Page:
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Purchase cheese-making cultures
You might find these in a grocery store, but more likely you'll have to order it online from a cheese-making supply store. For this recipe and most other cheeses, use any mesophilic culture. These bacteria thrive in temperatures below 102ºF (39ºC). Their job is to acidify the milk and get it ready for the rennet. These "good" bacteria also make it more difficult for harmful bacteria to take hold in the milk. As a last resort, you can use a dash of buttermilk instead. However, store-bought buttermilk is an unpredictable source of cultures. The cheese could fail to form, or the flavor could be affected.
Traditionally taken from animal stomachs, rennet is now available in vegetarian forms as well. You may use any type to form your cheese. The rennet will separate the acidified milk into curds and whey. This is also available from cheese-making supply stores. If using dry rennet, follow the label instructions to convert drops of liquid rennet into tablet amounts. Make sure the tablets are 100% rennet.
Heat the milk in a non-reactive pan
Use an infrared thermometer to measure the milk, heating until it reaches 86ºF (30ºC). Non-chipped enameled pans or stainless pans are your best options. Stay way from copper and aluminum, which leach chemicals into your cheese due to the cheese's acidity. You may use raw milk or pasteurized milk, although cheese made from pasteurized milk may have trouble holding together. Ultra-pasteurized milk will not work. You can use milk with any fat percentage. Whole milk typically has a richer flavor than low-fat or skim milk.
Add the bacterial culture
Let sit for two minutes. After two minutes, stir with an up and down motion to mix it into the milk.
Cover and let sit. Leave the milk in a warm room away from light
The label on your starter bacteria may specify the length of this step. If it does not, or if you are using buttermilk, continue after two to four hours. The milk should still look like ordinary milk. If it thickens, you've used too much acid or left it too long. (This is easy to do, since it's difficult to predict exactly how active the bacteria will be.) You can still use it to make cheese, but it may have trouble staying together.
Warm the milk and add the rennet
Heat the milk up again to 86ºF (30ºC). Dilute liquid rennet in ¼ cup (60 mL) cold water, or dissolve dry rennet in cold water according to label instructions. Stir just as you did with the culture, in an up and down motion. Filtered water is less likely to interfere with the cheese-making.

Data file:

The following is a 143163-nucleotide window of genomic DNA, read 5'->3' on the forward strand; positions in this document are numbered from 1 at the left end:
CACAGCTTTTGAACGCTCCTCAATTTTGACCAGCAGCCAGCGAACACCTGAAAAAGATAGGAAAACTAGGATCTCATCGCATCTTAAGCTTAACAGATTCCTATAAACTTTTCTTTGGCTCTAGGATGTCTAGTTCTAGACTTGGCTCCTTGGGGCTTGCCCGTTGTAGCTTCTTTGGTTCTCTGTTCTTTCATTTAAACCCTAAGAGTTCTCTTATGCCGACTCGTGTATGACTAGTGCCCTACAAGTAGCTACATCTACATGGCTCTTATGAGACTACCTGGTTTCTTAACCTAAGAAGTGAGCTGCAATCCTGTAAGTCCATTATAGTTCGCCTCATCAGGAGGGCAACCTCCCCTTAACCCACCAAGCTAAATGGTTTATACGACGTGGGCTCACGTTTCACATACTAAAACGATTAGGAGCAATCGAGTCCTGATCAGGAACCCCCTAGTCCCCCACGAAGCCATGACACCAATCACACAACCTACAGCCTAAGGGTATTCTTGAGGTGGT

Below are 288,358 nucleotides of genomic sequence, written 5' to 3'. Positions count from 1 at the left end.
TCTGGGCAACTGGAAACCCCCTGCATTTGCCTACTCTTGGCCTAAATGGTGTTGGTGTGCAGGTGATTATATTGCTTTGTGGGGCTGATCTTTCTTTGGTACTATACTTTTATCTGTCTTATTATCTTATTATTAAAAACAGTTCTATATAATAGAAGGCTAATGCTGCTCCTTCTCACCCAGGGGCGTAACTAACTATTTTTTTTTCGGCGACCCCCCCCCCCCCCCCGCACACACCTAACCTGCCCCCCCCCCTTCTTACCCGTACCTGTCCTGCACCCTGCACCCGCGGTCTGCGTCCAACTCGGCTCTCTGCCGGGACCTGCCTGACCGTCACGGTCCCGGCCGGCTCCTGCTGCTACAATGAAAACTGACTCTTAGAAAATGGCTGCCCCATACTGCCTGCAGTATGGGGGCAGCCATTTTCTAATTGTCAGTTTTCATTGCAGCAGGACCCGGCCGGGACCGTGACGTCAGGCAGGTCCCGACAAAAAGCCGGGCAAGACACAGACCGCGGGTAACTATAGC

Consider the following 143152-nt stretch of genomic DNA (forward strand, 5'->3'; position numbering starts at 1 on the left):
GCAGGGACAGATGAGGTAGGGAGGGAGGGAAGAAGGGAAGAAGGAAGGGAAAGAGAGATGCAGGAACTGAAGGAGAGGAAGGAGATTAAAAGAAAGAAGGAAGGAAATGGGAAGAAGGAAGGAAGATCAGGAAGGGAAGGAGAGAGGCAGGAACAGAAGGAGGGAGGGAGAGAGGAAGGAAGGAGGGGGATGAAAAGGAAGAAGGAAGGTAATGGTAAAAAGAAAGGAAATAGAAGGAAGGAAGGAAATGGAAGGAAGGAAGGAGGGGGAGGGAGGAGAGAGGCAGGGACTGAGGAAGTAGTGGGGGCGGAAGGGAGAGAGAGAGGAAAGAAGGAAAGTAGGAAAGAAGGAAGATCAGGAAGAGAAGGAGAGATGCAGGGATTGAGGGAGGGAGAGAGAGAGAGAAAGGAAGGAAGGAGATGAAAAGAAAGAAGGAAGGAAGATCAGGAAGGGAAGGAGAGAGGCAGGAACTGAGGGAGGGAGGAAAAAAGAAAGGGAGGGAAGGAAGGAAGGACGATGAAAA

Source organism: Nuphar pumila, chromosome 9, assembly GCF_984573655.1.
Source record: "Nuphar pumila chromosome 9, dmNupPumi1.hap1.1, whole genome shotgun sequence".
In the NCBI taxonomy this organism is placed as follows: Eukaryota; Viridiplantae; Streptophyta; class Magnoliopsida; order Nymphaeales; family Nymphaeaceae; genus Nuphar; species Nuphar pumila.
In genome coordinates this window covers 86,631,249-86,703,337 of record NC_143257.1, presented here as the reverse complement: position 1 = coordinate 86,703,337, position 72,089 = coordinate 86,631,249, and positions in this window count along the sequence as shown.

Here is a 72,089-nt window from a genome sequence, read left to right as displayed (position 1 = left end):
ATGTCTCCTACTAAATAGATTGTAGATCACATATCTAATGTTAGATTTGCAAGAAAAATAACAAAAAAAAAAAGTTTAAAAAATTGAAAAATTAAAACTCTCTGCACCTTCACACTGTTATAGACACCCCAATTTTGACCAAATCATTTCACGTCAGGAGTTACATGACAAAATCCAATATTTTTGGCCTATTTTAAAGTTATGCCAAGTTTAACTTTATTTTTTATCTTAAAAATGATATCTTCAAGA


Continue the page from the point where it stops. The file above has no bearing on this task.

Cover and let sit for 4-12 hours
Leave it at room temperature, and completely undisturbed. You're ready to continue once the cheese has formed a thick, custard-like curd. Ideally, a clean finger poked into the cheese should come out clean, and a clear, liquid whey should fill the hole. If it sticks to your finger, cover and try again in 30–60 minutes. If it's still not set after 12 hours, continue anyway. Your cheese may have trouble draining, ending up soft and wet.
Drain some of the whey
Cover a colander with butter muslin cheesecloth. Place the colander over a pot to catch the draining whey. Spoon the solid curd into the colander. Stir gently with long, slow movements for about fifteen minutes, to allow excess whey to escape. Fabric sold as cheesecloth is not always fine or thick enough to drain this cheese. You can experiment with other options, but butter muslin is your best bet.
Cut into cubes and heat
Gently cut the curd into roughly equal cubes, without squashing it. Place these cubes in a double boiler (a raised pan inside a pan of hot water). Heat over very low heat, stirring frequently, until the curds reach about 100ºF (38ºC). This may take a full hour. Don't stop heating until most of the liquid is gone. The curds should hold their shape, but fall apart in your hand when you pick them up.
Finish the cheese
When you are happy with the consistency, stir in the salt to halt the acidification and preserve the cheese. Optionally, you can shape the cheese, and/or mix in herbs, fruit, or nuts. You can eat it soft, or allow it to dry a little if you prefer. Store the cheese in the refrigerator or another dark, cool location.